By Bernie Woodall
PARKLAND, Fla. (Reuters) – A former student at a Florida high school opened fire in the school on Wednesday, causing “numerous fatalities” and sending hundreds of panicked young people fleeing their classrooms before he was arrested by police, authorities said.
The Broward County Sheriff’s Department said “at least 14 victims” from the shooting had been taken to area hospitals, but it was not immediately clear how many of those survived and how many may have died of their injuries.
Sheriff Scott Israel told reporters a short time later there were “multiple” deaths.
CNN reported 16 people were killed, a figure that could not be independently confirmed
The violence erupted shortly before dismissal at Marjory Stoneman Douglas High School in Parkland, about 45 miles (72 km) north of Miami. Live television footage showed students streaming out of the building as dozens of police and emergency services personnel swarmed the area.
“There are numerous fatalities. It’s a horrific situation,” Broward Country Schools Superintendent Robert Runcie told reporters.
The gunman, believed to be about 18 years old, surrendered to police without a struggle, Israel said.
“It’s catastrophic,” he said. “There really are no words.”
Israel offered few details on the suspect’s identity or motive other than to say he had previously attended the school. “I don’t know why he left, I don’t know when he left,” the sheriff added.
It was the 18th shooting in a U.S. school so far this year, according to gun control group Everytown for Gun Safety. That tally includes suicides and incidents when no one was injured, as well as the January incident when a 15-year-old gunman killed two students at a Benton, Kentucky, high school.
More than five years have passed since a gunman killed 20 first graders and six educators in Newtown, Connecticut, stirring the long U.S. debate about gun rights, which are protected by the Second Amendment of the U.S. Constitution.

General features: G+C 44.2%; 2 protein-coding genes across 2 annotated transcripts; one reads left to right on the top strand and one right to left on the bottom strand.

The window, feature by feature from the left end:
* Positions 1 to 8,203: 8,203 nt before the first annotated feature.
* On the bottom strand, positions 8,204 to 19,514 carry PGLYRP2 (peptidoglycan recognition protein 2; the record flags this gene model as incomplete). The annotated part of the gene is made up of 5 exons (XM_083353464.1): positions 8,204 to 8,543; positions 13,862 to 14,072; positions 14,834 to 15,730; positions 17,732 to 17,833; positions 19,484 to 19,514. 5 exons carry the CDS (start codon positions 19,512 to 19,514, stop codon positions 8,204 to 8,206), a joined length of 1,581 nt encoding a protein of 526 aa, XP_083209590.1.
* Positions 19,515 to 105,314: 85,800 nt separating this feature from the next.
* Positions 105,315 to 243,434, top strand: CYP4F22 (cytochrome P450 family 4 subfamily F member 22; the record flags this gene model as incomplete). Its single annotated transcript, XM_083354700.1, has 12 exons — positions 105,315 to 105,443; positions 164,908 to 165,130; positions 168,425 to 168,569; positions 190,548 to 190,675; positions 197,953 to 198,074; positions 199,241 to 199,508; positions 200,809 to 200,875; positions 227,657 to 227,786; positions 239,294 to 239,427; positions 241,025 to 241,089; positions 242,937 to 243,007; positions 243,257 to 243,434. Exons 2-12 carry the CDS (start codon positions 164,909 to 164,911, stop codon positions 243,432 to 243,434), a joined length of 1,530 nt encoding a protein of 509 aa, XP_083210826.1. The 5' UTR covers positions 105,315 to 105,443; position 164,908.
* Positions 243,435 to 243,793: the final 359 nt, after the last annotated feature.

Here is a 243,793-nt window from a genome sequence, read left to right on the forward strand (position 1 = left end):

SCENES OF FEAR
Staff and students told local media that a fire alarm went off around the time the shooting started, sparking chaos as some 3,000 students at the school first headed into hallways before teachers herded them back into classrooms, to seek shelter in closets.
Kyle Yeoward, a 16-year-old junior, told Reuters he was in the bathroom on the second floor of the building on the campus where most of the shooting took place, when he heard two shots.
“He let loose on the freshman building,” Yeoward said
McKenzie Hartley, 19, who identified herself as the sister of a student at the school described the scene in a text message to Reuters: “She heard him shooting through the windows of classrooms and two students were shot.”
Panicked parents checked on their children.
“It is just absolutely horrifying. I can’t believe this is happening,” Lissette Rozenblat, whose daughter goes to the school, told CNN. Her daughter called her to say she was safe but the student also told her mother she heard the cries of a person who was shot.
“She was very nervous. She said that she could hear the person who was shot crying out for help,” she said.
Televised images showed dozens of students, their arms in the air, weaving their way between law enforcement officers with heavy weapons and helmets, and large numbers of emergency vehicles including police cars, ambulances and fire trucks.
The school had recently held a meeting to discuss what to do in such an attack, Ryan Gott, a 15-year-old freshman told CNN.
“My prayers and condolences to the families of the victims of the terrible Florida shooting,” U.S. President Donald Trump said on Twitter. “No child, teacher or anyone else should ever feel unsafe in an American school.”
(Additional reporting by Steve Gorman, Dan Whitcomb and Alex Dobuzinskis in Los Angeles, Letitia Stein in Detroit and Jon Herskovitz in Austin, Texas; Writing by Scott Malone; Editing by Tom Brown)